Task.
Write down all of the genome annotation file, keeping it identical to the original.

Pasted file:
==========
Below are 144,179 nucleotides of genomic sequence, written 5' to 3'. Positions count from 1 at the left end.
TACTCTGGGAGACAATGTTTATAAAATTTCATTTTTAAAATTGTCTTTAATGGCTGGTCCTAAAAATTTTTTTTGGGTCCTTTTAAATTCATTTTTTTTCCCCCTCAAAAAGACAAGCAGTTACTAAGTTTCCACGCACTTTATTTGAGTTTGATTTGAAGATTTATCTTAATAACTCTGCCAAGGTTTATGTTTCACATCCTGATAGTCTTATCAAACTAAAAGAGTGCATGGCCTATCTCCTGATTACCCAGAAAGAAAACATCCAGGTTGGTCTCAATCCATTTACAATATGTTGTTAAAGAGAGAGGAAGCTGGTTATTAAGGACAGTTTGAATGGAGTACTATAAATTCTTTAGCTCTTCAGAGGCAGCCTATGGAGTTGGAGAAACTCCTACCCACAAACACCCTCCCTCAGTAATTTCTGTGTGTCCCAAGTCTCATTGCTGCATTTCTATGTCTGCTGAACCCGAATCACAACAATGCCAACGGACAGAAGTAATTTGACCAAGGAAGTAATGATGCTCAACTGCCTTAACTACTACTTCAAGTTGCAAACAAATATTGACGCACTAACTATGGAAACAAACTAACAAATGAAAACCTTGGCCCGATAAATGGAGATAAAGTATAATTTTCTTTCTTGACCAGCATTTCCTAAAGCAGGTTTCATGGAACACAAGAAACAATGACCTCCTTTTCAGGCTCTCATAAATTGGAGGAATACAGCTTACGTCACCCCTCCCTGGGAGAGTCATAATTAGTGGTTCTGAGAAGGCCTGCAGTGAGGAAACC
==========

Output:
Below are 144,179 nucleotides of genomic sequence, written 5' to 3'. Positions count from 1 at the left end.
TACTCTGGGAGACAATGTTTATAAAATTTCATTTTTAAAATTGTCTTTAATGGCTGGTCCTAAAAATTTTTTTTGGGTCCTTTTAAATTCATTTTTTTTCCCCCTCAAAAAGACAAGCAGTTACTAAGTTTCCACGCACTTTATTTGAGTTTGATTTGAAGATTTATCTTAATAACTCTGCCAAGGTTTATGTTTCACATCCTGATAGTCTTATCAAACTAAAAGAGTGCATGGCCTATCTCCTGATTACCCAGAAAGAAAACATCCAGGTTGGTCTCAATCCATTTACAATATGTTGTTAAAGAGAGAGGAAGCTGGTTATTAAGGACAGTTTGAATGGAGTACTATAAATTCTTTAGCTCTTCAGAGGCAGCCTATGGAGTTGGAGAAACTCCTACCCACAAACACCCTCCCTCAGTAATTTCTGTGTGTCCCAAGTCTCATTGCTGCATTTCTATGTCTGCTGAACCCGAATCACAACAATGCCAACGGACAGAAGTAATTTGACCAAGGAAGTAATGATGCTCAACTGCCTTAACTACTACTTCAAGTTGCAAACAAATATTGACGCACTAACTATGGAAACAAACTAACAAATGAAAACCTTGGCCCGATAAATGGAGATAAAGTATAATTTTCTTTCTTGACCAGCATTTCCTAAAGCAGGTTTCATGGAACACAAGAAACAATGACCTCCTTTTCAGGCTCTCATAAATTGGAGGAATACAGCTTACGTCACCCCTCCCTGGGAGAGTCATAATTAGTGGTTCTGAGAAGGCCTGCAGTGAGGAAACC